Medieval Fragments In The Palazzo Falson

February 2, 2023
Medieval Fragments in the Palazzo Falson

This story is part of an ongoing series of editorials in which HMML curators and catalogers examine how specific themes appear across HMML’s digital collections. From the Malta collection, Dr. Daniel K. Gullo shares this story about Fragments.

When I arrived at the Palazzo Falson in Mdina, Malta, in 2014, I recognized an opportunity to digitize a small but important collection of archival, print, and manuscript material related to Malta and the Order of Saint John of Jerusalem.

The Palazzo Falson’s collection originated with Captain Olof Frederick Gollcher (1889–1962), the son of a prosperous shipping merchant of Swedish descent. Gollcher was a leading figure in the arts and cultural circles in Malta and Italy, as well as an artist, scholar, and philanthropist in his own right. Gollcher was truly a discerning collector of objets d'art and historical objects. His library included several thousand books and manuscripts. After agreeing to digitize the collection, Francesca Balzan, curator of the Palazzo Falson at the time, helped me identify the manuscripts and rare Melitensia (materials related to the study of Malta).

Dr. Daniel Gullo looking for manuscript fragments
Dr. Daniel Gullo looking for manuscript fragments in early modern bindings at the Palazzo Falson Library, 2015.

While surveying the library we found many early modern books that preserved their original bindings. As library sleuths might know, these original bindings sometimes hold hidden manuscript fragments, often used to add support when binding the printed book. We knew that if we could find fragments within these original bindings, it would be of great value to the library and its readers.

volume in the Palazzo Falson Library
Opening a volume in the Palazzo Falson Library to reveal a previously unknown medieval manuscript fragment, 2015.

Ms. Balzan, the staff, and I thus began a search for fragment treasures in the books’ bindings. After a few hours, our search began to yield those precious gems. In some instances, we found charter documents used as binding waste to support the sewing of the book block. Others were smaller, hard-to-identify manuscripts. Later in the day, we found large, medieval manuscript fragments bound within two early printed books. Today, we’ll take a closer look those two large manuscript fragments and the mysteries therein.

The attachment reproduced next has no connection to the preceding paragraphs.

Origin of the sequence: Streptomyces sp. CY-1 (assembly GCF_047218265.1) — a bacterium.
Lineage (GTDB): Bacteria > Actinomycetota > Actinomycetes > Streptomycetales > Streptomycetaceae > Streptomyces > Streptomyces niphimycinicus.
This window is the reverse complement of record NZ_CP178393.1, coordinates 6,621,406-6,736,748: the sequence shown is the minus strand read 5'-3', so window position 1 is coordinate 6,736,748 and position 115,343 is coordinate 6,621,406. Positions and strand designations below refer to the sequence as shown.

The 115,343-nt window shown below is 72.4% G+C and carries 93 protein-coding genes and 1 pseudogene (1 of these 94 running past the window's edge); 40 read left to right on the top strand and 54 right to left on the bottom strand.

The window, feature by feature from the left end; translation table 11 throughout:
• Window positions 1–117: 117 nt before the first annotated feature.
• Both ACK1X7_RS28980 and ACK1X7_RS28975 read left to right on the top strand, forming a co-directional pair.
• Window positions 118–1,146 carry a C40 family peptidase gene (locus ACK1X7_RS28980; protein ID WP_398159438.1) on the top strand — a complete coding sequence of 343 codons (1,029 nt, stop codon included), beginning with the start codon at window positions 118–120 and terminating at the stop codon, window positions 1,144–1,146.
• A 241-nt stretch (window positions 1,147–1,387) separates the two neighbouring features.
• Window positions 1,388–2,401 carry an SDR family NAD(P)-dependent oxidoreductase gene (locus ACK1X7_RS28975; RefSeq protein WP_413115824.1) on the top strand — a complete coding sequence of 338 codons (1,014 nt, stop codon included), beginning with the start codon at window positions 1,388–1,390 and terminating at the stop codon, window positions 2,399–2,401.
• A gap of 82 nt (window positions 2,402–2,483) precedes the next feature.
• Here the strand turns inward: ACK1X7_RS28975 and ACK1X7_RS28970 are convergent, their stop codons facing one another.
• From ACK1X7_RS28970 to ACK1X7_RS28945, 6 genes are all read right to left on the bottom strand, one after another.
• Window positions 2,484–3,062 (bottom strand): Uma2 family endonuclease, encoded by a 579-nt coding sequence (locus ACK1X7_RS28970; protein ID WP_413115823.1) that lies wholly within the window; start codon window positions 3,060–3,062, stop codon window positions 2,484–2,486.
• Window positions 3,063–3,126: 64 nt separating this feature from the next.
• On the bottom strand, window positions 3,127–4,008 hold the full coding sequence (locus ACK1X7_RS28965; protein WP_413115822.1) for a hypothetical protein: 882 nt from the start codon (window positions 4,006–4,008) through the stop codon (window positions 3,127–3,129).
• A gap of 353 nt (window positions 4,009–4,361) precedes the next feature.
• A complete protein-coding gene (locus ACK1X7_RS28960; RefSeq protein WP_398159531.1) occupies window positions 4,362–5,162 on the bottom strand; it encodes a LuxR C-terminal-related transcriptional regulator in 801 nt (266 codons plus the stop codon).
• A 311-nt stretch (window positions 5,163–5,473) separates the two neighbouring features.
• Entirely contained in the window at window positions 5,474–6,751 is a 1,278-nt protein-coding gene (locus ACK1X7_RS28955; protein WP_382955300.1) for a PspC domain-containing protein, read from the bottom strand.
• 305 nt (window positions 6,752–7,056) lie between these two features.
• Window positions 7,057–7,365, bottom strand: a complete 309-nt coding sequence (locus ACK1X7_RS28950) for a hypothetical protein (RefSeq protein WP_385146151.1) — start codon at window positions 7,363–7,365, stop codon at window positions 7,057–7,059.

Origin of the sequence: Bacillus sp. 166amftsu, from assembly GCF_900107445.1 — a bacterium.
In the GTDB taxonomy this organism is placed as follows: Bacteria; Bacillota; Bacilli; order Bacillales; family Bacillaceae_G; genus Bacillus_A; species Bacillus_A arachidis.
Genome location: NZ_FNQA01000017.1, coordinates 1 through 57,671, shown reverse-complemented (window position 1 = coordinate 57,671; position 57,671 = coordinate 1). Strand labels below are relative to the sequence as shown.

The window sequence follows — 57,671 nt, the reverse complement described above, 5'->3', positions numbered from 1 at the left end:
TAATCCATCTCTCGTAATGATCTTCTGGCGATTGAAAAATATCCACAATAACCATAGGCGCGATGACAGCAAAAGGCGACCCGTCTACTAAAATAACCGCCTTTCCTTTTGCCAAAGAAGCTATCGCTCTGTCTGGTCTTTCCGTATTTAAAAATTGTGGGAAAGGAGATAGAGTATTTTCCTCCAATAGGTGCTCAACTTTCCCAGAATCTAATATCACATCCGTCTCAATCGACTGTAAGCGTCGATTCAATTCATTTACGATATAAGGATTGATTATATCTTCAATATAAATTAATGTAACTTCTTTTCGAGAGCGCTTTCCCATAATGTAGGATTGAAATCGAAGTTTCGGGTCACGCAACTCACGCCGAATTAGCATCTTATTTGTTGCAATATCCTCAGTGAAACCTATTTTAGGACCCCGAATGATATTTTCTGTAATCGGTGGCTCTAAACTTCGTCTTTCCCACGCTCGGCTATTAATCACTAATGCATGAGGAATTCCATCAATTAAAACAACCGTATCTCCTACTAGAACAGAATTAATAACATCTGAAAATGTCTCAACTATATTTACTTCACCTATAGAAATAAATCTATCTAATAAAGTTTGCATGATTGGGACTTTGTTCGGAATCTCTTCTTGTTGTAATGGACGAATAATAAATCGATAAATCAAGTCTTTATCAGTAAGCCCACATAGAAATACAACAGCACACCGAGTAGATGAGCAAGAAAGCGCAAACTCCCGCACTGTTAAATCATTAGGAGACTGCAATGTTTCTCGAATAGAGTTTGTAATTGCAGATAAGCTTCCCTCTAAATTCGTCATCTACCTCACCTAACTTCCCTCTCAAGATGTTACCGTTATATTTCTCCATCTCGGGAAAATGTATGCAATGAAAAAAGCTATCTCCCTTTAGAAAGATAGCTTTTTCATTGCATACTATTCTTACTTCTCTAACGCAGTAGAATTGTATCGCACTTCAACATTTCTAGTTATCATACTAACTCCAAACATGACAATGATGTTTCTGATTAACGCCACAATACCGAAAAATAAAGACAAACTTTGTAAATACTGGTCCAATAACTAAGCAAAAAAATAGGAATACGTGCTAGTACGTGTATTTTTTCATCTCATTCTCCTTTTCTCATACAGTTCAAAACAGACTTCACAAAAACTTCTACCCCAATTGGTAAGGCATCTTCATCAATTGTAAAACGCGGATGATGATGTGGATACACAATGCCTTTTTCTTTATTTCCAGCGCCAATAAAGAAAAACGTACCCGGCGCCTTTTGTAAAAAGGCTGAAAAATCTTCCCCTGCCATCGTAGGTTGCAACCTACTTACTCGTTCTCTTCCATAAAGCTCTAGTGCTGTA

Medieval Fragment #1

The first large, medieval fragment was found in PFL 00010 (shelfmark H - B 3970), a 16th-century volume containing two works by Jean Royaerds, published by Joannes Steels in Antwerp in 1538: the Homiliae per festivitates sanctorum and Homiliae in omnes epistolas dominicales juxta literam.

The person who bound the book in the 16th-century used dismembered manuscript leaves as pastedowns on the inside of the front and rear covers (the boards). Pastedowns were often used to conceal channeling, pegging, and other mechanics of the binding, as well as to protect these crucial binding elements from damage.

Inside the front cover, the first leaf was pasted upside down, demonstrating its utilitarian purpose (since it wasn’t applied with ease of reading in mind). In the upper center of the pastedown, which is the bottom of the fragment, one can see incomplete information about the current shelfmark (“3970”), written relatively recently with a dark blue ballpoint pen.

PFL 00010
Partial text from Psalm 54–55, front pastedown. (PFL 00010)
PFL 00010
Partial text from Psalm 56–57, rear pastedown. (PFL 00010)

The two leaves used as pastedowns came from the same medieval Psalter. This text was written on parchment with black ink, likely in Northern Europe (Belgium, France, or the Netherlands) during the 13th or 14th century. The text was written in one column with 23 lines per page. Two three-line decorated initials in blue and red penwork mark the beginning of a new psalm, showing the care taken to produce a work that was to be enjoyed as well as read for study and prayer. Minor capital letters in rubrics were used to mark the beginning of a new line in the Psalm.